Well, Michael Stadler, an Austrian, had an inspiration which is nothing short of marvellous. He knew that all over the world there are millions and millions of PCs with hard disks in them. He also knew that most modern hard disks can measure the vibrational stress their heads are subjected to. Now most of these movements are purely random and of no further consequence. But think of how the wave front of an earth quake moves through the mass of the earth and shakes the ground...
So he imagined (and later wrote) a simple program, called Tsunami Harddisk Detector, that would read out these vibrational measurements. This program, available free of charge, could then be installed on many PCs across the world, but especially in tsunami-prone areas, and all these PCs would then share the vibrational data of their hard disks via the internet, in a huge peer-to-peer network. A few strategically placed computers would act as supervisors and consolidate the data into a coherent picture.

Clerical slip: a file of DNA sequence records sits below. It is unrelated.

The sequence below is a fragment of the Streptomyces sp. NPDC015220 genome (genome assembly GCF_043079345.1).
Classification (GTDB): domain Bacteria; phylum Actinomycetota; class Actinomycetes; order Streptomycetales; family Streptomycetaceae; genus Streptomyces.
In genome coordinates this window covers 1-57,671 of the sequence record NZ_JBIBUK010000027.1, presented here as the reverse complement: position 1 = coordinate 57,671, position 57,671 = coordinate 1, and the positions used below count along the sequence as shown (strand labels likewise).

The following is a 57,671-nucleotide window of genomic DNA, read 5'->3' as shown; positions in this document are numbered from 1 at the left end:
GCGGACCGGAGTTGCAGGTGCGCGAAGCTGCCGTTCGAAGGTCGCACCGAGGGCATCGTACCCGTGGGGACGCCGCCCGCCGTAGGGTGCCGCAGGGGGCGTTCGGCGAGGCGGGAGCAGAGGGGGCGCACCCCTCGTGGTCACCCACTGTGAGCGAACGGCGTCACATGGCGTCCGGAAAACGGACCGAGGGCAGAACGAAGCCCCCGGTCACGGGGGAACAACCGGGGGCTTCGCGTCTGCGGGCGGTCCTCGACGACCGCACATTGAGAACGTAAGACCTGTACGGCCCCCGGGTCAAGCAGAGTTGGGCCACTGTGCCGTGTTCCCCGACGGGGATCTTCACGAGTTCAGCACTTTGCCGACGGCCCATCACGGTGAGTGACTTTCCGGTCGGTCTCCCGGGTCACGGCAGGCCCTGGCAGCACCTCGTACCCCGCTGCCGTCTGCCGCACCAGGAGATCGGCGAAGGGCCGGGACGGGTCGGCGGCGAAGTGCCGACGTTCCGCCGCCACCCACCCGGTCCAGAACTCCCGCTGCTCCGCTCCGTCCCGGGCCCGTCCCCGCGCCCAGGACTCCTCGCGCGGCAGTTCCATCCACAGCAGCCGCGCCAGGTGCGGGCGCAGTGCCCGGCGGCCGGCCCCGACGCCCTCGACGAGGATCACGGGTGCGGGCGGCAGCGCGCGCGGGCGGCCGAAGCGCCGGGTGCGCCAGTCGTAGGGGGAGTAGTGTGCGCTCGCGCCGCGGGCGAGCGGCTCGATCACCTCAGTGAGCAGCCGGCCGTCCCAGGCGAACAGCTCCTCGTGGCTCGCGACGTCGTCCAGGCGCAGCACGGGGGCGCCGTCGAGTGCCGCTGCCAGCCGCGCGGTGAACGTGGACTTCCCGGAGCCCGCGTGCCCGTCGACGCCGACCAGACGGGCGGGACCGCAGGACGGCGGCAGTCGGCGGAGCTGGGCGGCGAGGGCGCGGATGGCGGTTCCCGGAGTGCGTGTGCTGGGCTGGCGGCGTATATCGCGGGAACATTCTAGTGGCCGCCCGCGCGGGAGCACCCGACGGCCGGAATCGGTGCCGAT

This means that if there is an earth-quake front advancing, the system will be able to find the epicentre and warn, perhaps many hours before they actually arrive, of possible tsunamis. All that with a few million hard disks, a freeware program and the internet: an A M A Z I N G piece of lateral thinking. See here for the details: http://www.ninsight.at/tsunami/index.shtml
* * All of Silicon Valley, that's about 4000 square kilometers with 42 towns and 2.4 million people, will become a huge hotspot in the next few years... which means that wherever you are in the valley you will have wireless high-speed internet access, one megabit literally everywhere. This is one of the first tentative steps towards a development I am awaiting eagerly and yet with some trepidation: that the whole earth will be one giant hotspot, a wireless surfers' paradise. Broadband speed wherever you are, whether in the scorching heat of the Gobi or floating in the middle of the Atlantic Ocean...